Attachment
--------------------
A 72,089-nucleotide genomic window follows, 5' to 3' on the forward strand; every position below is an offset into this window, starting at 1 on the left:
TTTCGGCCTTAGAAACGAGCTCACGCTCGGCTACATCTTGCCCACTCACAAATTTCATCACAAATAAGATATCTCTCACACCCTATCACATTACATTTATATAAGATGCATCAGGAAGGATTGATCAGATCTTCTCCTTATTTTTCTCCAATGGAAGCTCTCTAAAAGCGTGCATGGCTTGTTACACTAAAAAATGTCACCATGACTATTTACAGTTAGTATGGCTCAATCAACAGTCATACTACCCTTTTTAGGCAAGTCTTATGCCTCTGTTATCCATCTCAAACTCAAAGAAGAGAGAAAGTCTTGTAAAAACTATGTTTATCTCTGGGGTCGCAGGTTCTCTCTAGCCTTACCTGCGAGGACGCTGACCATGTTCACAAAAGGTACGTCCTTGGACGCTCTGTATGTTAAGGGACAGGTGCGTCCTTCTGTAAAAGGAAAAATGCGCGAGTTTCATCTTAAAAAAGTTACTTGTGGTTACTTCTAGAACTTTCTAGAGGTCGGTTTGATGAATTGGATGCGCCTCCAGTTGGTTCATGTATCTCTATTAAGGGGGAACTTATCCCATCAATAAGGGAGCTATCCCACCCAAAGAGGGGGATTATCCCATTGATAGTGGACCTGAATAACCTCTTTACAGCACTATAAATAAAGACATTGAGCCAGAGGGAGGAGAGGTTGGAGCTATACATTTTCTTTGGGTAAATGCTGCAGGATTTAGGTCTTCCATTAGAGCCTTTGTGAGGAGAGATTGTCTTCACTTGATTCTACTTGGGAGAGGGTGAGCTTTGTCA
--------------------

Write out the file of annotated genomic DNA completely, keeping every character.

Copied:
A 72,089-nucleotide genomic window follows, 5' to 3' on the forward strand; every position below is an offset into this window, starting at 1 on the left:
TTTCGGCCTTAGAAACGAGCTCACGCTCGGCTACATCTTGCCCACTCACAAATTTCATCACAAATAAGATATCTCTCACACCCTATCACATTACATTTATATAAGATGCATCAGGAAGGATTGATCAGATCTTCTCCTTATTTTTCTCCAATGGAAGCTCTCTAAAAGCGTGCATGGCTTGTTACACTAAAAAATGTCACCATGACTATTTACAGTTAGTATGGCTCAATCAACAGTCATACTACCCTTTTTAGGCAAGTCTTATGCCTCTGTTATCCATCTCAAACTCAAAGAAGAGAGAAAGTCTTGTAAAAACTATGTTTATCTCTGGGGTCGCAGGTTCTCTCTAGCCTTACCTGCGAGGACGCTGACCATGTTCACAAAAGGTACGTCCTTGGACGCTCTGTATGTTAAGGGACAGGTGCGTCCTTCTGTAAAAGGAAAAATGCGCGAGTTTCATCTTAAAAAAGTTACTTGTGGTTACTTCTAGAACTTTCTAGAGGTCGGTTTGATGAATTGGATGCGCCTCCAGTTGGTTCATGTATCTCTATTAAGGGGGAACTTATCCCATCAATAAGGGAGCTATCCCACCCAAAGAGGGGGATTATCCCATTGATAGTGGACCTGAATAACCTCTTTACAGCACTATAAATAAAGACATTGAGCCAGAGGGAGGAGAGGTTGGAGCTATACATTTTCTTTGGGTAAATGCTGCAGGATTTAGGTCTTCCATTAGAGCCTTTGTGAGGAGAGATTGTCTTCACTTGATTCTACTTGGGAGAGGGTGAGCTTTGTCA